May 18, 2024
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May 18, 2024
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A critic responded at length [in an unpublished letter] to our challenging the widespread assumption that the Chafetz Chaim forbade electric shavers. He acknowledged that the Chafetz Chaim did not prohibit electric shavers. But, he thinks that the Chafetz Chaim banned hair clippers (used, in its time, on the hair and face and described at, which function like scissors. He cites Rav Aharon Kotler and the Steipler Gaon (both of whom learned in European Yeshivot during the Chafetz Chaim’s lifetime), who infer from the Chafetz Chaim forbidding hair clippers that he certainly would forbid electric shavers.

Our Response

1) It is of great significance that the critic acknowledges that the Chafetz Chaim did not directly forbid electric shavers. Typically, learned Jews think that the Chafetz Chaim banned electric shavers. They believe the “Mashinka HaChadasha, the new [shaving] machine,” the Chafetz Chaim addresses in his Likutei Halachot, refers to an electric shaver. The critic puts this persistent rumor to rest. Instead, the critic writes that two great rabbanim who infer from the Chafetz Chaim’s ruling that he forbids electric shavers. That is a far cry from the Chafetz Chaim directly banning them.

2) The Wikipedia article states that the hair clippers were invented approximately in 1855. Accordingly, why does the Chafetz Chaim in the Likkutei Halachot, written in 1922, call it a newly developed machine? Safety razors, which became popular during World War One, are more aptly viewed in 1922 as a “new machine.”

On the other hand, the critic could respond that the perception circa 2023 in the West of new differs from what was perceived as new in Poland circa 1922.

3) The critic writes that manual hair clippers leave some stubble. This assertion fits Wikipedia’s report that today these clippers are sometimes used as hair trimmers. Hair trimmers do not produce a clean shave.

However, in his Likutei Halachot, the Chafetz Chaim describes the “Mashinka Chadasha” as not leaving any hair. A safety razor, by contrast, leaves a clean shave and better fits what the Chafetz Chaim concludes.

Moreover, Rav Eliashiv (Kovetz Teshuvot 1:32) permits electric shavers that leave some of each facial hair, based on the Chafetz Chaim ruling in his Likkutei Halachot. However, according to the critic, the Chafetz Chaim forbade such shavers. Thus, the critic, who cites this teshuva of Rav Eliashiv, contradicts this great posek. According to Rav Eliashiv, the critic misunderstands the Chafetz Chaim.

4) The critique does not account for the Chafetz Chaim in the Biur Halacha (251:1 s.v. afilu misapar yisrael), requiring men to leave only a bit of hair on the peyot harosh (edges of the head—the peyot). This ruling implies that regarding the peyot hazakan (the face), it is permissible to leave a clean shave as long as one uses a scissors-like device and not a razor (such as the safety blade or the type of mechanical shaver Rav Belsky describes). The Chafetz Chaim—in his Machaneh Yisrael, Maamarim 13, Nidchei Yisrael 26:1, and the beginning of Tiferet Adam —explicitly permits a “misparayim kein taar,” a device which cuts in a scissors-like fashion, on the beard, unlike on the pe’ot harosh, where it is forbidden.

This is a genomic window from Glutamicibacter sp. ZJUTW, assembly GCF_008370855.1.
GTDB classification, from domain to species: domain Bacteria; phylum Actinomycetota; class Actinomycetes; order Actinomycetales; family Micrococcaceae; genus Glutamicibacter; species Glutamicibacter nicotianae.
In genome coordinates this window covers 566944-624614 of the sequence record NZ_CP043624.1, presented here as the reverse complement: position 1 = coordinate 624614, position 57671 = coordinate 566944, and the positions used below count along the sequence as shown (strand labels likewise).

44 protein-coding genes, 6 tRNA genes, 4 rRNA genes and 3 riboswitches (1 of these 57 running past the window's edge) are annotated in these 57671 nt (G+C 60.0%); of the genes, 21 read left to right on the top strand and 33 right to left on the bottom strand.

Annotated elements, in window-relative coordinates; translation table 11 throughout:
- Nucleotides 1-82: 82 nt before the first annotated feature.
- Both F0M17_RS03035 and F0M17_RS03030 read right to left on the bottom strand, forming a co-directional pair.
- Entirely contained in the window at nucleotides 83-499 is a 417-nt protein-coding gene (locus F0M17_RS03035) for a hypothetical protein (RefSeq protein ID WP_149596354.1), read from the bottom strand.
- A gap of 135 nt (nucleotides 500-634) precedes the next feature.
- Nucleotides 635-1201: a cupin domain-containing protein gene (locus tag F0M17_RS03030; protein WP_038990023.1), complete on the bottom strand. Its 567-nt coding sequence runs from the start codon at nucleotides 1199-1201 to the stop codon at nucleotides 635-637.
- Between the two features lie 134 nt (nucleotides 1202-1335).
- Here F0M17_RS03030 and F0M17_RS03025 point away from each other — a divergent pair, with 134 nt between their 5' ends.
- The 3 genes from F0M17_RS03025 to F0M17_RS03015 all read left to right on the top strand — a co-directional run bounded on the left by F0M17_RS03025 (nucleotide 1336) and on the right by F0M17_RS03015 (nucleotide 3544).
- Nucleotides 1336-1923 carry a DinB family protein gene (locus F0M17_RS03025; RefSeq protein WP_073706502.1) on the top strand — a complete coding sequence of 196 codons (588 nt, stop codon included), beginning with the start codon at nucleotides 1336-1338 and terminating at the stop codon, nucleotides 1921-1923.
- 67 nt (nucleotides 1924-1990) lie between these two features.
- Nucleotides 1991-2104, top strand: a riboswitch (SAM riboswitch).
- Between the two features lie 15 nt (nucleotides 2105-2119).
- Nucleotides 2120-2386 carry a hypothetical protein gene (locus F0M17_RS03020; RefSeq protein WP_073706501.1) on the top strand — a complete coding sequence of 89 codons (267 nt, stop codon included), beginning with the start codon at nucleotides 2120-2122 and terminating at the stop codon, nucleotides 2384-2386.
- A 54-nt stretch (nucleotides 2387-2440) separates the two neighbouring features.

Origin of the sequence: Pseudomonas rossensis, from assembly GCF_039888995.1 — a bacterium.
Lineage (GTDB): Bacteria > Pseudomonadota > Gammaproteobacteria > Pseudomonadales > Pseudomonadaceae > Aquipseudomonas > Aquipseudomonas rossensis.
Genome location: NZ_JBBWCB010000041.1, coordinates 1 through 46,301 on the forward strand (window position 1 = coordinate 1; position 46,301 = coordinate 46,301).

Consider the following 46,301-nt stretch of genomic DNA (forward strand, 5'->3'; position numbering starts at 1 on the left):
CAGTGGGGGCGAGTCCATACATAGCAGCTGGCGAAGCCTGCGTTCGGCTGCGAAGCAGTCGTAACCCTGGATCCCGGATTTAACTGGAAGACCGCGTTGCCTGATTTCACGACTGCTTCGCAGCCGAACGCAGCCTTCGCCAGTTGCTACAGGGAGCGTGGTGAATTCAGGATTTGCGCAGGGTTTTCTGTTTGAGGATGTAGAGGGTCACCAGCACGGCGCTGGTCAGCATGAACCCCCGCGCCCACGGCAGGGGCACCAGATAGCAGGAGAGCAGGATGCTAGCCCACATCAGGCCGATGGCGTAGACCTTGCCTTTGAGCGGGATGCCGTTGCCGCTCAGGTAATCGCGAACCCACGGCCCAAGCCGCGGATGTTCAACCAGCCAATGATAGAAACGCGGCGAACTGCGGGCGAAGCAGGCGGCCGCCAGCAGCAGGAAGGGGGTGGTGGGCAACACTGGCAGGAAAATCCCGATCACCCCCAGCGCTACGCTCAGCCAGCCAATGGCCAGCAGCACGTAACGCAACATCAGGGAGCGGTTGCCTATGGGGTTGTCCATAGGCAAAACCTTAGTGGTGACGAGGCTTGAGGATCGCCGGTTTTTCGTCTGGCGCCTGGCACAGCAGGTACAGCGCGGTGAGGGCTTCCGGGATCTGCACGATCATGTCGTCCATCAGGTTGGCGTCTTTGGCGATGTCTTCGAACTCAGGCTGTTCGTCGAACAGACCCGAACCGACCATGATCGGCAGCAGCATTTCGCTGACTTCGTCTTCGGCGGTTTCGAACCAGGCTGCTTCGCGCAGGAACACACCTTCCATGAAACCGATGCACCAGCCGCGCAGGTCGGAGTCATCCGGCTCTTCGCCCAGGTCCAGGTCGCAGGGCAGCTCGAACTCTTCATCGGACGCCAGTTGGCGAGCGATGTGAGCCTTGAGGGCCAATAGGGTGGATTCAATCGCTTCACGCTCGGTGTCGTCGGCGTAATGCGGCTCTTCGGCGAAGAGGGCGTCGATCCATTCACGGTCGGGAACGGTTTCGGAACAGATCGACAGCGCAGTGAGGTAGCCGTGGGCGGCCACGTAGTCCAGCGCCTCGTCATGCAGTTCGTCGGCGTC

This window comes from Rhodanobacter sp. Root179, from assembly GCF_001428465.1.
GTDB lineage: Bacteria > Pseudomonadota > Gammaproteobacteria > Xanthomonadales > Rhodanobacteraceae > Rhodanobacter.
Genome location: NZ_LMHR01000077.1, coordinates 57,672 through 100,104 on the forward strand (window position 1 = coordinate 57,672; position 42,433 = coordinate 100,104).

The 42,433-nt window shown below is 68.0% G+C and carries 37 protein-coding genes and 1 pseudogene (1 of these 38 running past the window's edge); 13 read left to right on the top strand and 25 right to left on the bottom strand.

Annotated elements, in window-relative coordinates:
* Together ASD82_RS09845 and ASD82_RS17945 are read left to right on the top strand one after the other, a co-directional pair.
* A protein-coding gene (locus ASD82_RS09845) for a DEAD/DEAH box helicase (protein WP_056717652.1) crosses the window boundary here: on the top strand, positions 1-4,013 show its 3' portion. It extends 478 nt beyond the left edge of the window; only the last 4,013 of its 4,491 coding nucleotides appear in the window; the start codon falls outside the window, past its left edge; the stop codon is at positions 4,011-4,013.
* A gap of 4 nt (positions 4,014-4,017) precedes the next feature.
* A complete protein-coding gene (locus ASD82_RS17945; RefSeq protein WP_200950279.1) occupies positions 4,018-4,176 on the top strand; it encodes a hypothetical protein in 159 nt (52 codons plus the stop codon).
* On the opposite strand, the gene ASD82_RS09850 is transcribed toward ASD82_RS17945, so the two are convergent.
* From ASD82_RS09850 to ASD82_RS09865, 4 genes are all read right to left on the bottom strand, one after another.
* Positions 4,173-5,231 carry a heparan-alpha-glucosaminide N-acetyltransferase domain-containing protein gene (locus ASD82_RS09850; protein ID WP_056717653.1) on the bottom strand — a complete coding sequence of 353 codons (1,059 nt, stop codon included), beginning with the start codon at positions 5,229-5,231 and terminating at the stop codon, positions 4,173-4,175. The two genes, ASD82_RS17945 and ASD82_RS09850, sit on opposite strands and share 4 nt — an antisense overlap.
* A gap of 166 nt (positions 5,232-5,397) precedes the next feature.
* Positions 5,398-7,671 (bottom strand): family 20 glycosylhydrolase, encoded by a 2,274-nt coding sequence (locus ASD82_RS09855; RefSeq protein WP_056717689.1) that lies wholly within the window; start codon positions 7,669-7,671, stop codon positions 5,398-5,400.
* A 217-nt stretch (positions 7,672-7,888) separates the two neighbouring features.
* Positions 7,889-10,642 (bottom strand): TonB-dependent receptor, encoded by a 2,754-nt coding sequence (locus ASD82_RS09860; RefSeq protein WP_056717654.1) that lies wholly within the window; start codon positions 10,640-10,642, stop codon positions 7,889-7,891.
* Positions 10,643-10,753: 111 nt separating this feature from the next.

The Chafetz Chaim is even clearer in Nidchei Yisrael (26:1), where he writes that, strictly speaking, it is sufficient to leave a “bit of a bit” of hair at the peyot harosh where a misparayim kein taar is forbidden. The Chafetz Chaim implies that a clean shave on the peyot hazakan is allowed. This view is not shocking since the Chochmat Adam, Aruch Hashulchan, Kitzur Shulchan Aruch and Rav Moshe Feinstein share this view.

5) Finally and most importantly, Rav Belsky, Shulchan HaLevi page 127, writes, “Recently, a model of a mechanical shaver from the Chofetz Chaim’s time was discovered, and it appears that the device in question cut the hair in the manner similar to that of a razor rather than that of a scissors. This was attested to by an expert in the field, who examined the machine carefully. It is, thus, quite likely that the Chofetz Chaim’s opinion concurred with Rav Moshe (Feinstein, who permitted using modern electric shavers even if they leave a clean cut as they cut more like scissors and not like razors).”

Rav Belsky’s assessment is based on expert inspection. By contrast, Rav Aharon Kotler and the Steipler Gaon’s evaluation of the Chafetz Chaim’s “Mashinka Chadasha,” do not mention consultation with an expert.


After all the dust settles, an honest appraisal leads to two indisputable points: First, the Chafetz Chaim did not directly forbid electric shavers. Second, we cannot clearly identify Chafetz Chaim’s Mashinka Chadasha. Without clarity, we cannot honestly include the Chafetz Chaim on the list of great poskim who forbid electric shavers.

It is undoubtedly correct that many great poskim, led by the Chazon Ish, forbid using all electric shavers that leave a clean shave. It is also clear that it is ideal for a Jewish male to sport a beard. However, it is a distortion of Halacha to deny that many great poskim permit such electric shavers.

With warmth and respect,

Rabbi Haim (Howard) Jachter

Dayan (Rabbinic Judge), Beth Din of Elizabeth

Rabbi, Congregation Shaarei Orah, the Sephardic Congregation of Teaneck

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